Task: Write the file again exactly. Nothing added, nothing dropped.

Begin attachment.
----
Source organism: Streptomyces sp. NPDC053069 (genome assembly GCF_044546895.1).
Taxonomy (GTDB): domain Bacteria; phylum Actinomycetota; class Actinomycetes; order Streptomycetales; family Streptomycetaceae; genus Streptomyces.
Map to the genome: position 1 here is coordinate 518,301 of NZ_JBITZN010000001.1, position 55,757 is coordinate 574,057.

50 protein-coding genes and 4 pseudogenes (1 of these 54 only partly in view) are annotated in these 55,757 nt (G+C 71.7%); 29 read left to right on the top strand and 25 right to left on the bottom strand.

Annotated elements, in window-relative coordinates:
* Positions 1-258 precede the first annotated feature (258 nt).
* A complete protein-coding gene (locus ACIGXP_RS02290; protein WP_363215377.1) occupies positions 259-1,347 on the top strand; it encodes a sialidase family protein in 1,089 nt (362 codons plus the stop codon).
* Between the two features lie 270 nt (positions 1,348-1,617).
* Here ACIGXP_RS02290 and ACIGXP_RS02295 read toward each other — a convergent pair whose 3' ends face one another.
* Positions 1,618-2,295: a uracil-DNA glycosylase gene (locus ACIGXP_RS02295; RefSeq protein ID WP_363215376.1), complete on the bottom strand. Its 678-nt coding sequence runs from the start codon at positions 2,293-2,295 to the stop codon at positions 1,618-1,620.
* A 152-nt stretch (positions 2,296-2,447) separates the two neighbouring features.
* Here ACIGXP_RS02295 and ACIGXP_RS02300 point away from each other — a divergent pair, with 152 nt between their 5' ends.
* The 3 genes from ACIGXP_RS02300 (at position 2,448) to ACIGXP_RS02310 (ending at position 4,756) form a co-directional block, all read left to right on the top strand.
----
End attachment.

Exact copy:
Source organism: Streptomyces sp. NPDC053069 (genome assembly GCF_044546895.1).
Taxonomy (GTDB): domain Bacteria; phylum Actinomycetota; class Actinomycetes; order Streptomycetales; family Streptomycetaceae; genus Streptomyces.
Map to the genome: position 1 here is coordinate 518,301 of NZ_JBITZN010000001.1, position 55,757 is coordinate 574,057.

50 protein-coding genes and 4 pseudogenes (1 of these 54 only partly in view) are annotated in these 55,757 nt (G+C 71.7%); 29 read left to right on the top strand and 25 right to left on the bottom strand.

Annotated elements, in window-relative coordinates:
* Positions 1-258 precede the first annotated feature (258 nt).
* A complete protein-coding gene (locus ACIGXP_RS02290; protein WP_363215377.1) occupies positions 259-1,347 on the top strand; it encodes a sialidase family protein in 1,089 nt (362 codons plus the stop codon).
* Between the two features lie 270 nt (positions 1,348-1,617).
* Here ACIGXP_RS02290 and ACIGXP_RS02295 read toward each other — a convergent pair whose 3' ends face one another.
* Positions 1,618-2,295: a uracil-DNA glycosylase gene (locus ACIGXP_RS02295; RefSeq protein ID WP_363215376.1), complete on the bottom strand. Its 678-nt coding sequence runs from the start codon at positions 2,293-2,295 to the stop codon at positions 1,618-1,620.
* A 152-nt stretch (positions 2,296-2,447) separates the two neighbouring features.
* Here ACIGXP_RS02295 and ACIGXP_RS02300 point away from each other — a divergent pair, with 152 nt between their 5' ends.
* The 3 genes from ACIGXP_RS02300 (at position 2,448) to ACIGXP_RS02310 (ending at position 4,756) form a co-directional block, all read left to right on the top strand.